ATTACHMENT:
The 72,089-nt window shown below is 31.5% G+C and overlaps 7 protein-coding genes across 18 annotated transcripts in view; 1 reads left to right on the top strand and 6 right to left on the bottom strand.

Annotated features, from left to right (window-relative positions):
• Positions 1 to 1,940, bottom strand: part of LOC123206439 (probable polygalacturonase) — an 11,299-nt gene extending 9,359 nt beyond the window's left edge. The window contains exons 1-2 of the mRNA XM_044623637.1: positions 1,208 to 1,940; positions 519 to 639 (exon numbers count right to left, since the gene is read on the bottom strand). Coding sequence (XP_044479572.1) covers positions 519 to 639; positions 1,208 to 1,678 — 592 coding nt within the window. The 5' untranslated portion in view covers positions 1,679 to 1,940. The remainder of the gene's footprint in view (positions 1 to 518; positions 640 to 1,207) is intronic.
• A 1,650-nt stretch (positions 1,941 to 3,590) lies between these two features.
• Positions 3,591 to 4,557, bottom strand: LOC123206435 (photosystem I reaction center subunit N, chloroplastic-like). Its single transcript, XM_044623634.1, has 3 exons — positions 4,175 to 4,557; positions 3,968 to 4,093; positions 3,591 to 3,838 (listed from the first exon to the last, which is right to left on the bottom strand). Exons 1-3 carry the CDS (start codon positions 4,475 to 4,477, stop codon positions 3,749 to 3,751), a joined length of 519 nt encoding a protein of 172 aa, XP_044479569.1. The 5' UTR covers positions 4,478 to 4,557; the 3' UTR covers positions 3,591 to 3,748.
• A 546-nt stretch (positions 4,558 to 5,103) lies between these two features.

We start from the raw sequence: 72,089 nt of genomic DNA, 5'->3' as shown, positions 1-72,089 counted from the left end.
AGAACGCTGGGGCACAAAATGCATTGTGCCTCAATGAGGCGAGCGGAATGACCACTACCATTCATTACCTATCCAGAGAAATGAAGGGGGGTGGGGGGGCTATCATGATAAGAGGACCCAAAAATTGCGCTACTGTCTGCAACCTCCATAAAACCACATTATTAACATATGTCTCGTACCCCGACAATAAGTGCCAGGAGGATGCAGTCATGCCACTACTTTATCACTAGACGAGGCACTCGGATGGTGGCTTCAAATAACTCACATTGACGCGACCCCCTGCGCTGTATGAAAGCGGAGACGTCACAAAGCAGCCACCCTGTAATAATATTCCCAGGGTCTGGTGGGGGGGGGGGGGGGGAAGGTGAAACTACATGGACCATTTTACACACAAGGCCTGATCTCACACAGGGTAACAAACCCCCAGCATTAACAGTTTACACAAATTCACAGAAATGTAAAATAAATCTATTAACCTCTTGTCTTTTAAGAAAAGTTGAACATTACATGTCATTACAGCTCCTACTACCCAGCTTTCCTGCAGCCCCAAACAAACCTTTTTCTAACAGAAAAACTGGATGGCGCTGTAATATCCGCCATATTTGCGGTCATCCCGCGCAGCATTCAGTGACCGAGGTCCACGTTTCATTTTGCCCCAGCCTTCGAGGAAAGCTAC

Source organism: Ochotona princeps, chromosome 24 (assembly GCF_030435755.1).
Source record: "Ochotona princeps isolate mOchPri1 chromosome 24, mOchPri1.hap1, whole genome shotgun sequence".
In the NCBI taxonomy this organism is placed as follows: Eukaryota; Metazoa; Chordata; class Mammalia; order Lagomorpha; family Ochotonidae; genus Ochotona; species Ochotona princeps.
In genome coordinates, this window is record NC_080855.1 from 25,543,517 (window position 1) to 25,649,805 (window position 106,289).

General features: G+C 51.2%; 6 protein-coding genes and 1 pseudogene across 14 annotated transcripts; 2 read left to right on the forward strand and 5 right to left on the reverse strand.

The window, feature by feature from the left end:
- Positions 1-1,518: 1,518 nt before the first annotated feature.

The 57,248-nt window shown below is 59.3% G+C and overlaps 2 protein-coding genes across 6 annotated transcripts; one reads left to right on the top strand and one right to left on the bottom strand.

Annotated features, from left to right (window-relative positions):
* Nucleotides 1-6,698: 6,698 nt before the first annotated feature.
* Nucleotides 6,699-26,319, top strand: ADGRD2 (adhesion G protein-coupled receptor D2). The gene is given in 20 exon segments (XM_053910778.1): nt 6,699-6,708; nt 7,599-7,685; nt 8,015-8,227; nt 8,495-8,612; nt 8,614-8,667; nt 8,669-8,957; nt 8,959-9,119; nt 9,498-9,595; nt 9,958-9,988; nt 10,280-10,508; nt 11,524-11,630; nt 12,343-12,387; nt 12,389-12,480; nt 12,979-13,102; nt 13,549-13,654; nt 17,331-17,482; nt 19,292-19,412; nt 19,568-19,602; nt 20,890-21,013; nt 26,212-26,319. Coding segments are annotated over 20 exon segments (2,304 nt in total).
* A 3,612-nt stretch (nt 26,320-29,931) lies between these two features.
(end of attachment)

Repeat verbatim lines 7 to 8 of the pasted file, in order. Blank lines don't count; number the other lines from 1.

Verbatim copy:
We start from the raw sequence: 72,089 nt of genomic DNA, 5'->3' as shown, positions 1-72,089 counted from the left end.
AGAACGCTGGGGCACAAAATGCATTGTGCCTCAATGAGGCGAGCGGAATGACCACTACCATTCATTACCTATCCAGAGAAATGAAGGGGGGTGGGGGGGCTATCATGATAAGAGGACCCAAAAATTGCGCTACTGTCTGCAACCTCCATAAAACCACATTATTAACATATGTCTCGTACCCCGACAATAAGTGCCAGGAGGATGCAGTCATGCCACTACTTTATCACTAGACGAGGCACTCGGATGGTGGCTTCAAATAACTCACATTGACGCGACCCCCTGCGCTGTATGAAAGCGGAGACGTCACAAAGCAGCCACCCTGTAATAATATTCCCAGGGTCTGGTGGGGGGGGGGGGGGGGAAGGTGAAACTACATGGACCATTTTACACACAAGGCCTGATCTCACACAGGGTAACAAACCCCCAGCATTAACAGTTTACACAAATTCACAGAAATGTAAAATAAATCTATTAACCTCTTGTCTTTTAAGAAAAGTTGAACATTACATGTCATTACAGCTCCTACTACCCAGCTTTCCTGCAGCCCCAAACAAACCTTTTTCTAACAGAAAAACTGGATGGCGCTGTAATATCCGCCATATTTGCGGTCATCCCGCGCAGCATTCAGTGACCGAGGTCCACGTTTCATTTTGCCCCAGCCTTCGAGGAAAGCTAC